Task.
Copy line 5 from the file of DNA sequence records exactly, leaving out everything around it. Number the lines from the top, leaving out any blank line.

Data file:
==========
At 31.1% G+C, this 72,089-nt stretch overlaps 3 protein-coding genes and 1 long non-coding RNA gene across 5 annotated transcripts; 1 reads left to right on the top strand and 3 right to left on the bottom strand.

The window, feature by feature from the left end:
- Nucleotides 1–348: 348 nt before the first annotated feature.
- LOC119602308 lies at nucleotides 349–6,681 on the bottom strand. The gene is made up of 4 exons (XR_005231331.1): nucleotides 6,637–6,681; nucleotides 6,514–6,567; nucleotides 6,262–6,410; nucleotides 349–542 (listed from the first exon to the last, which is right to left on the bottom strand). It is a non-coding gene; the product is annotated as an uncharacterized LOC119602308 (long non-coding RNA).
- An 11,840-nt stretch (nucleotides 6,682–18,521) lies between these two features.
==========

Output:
- An 11,840-nt stretch (nucleotides 6,682–18,521) lies between these two features.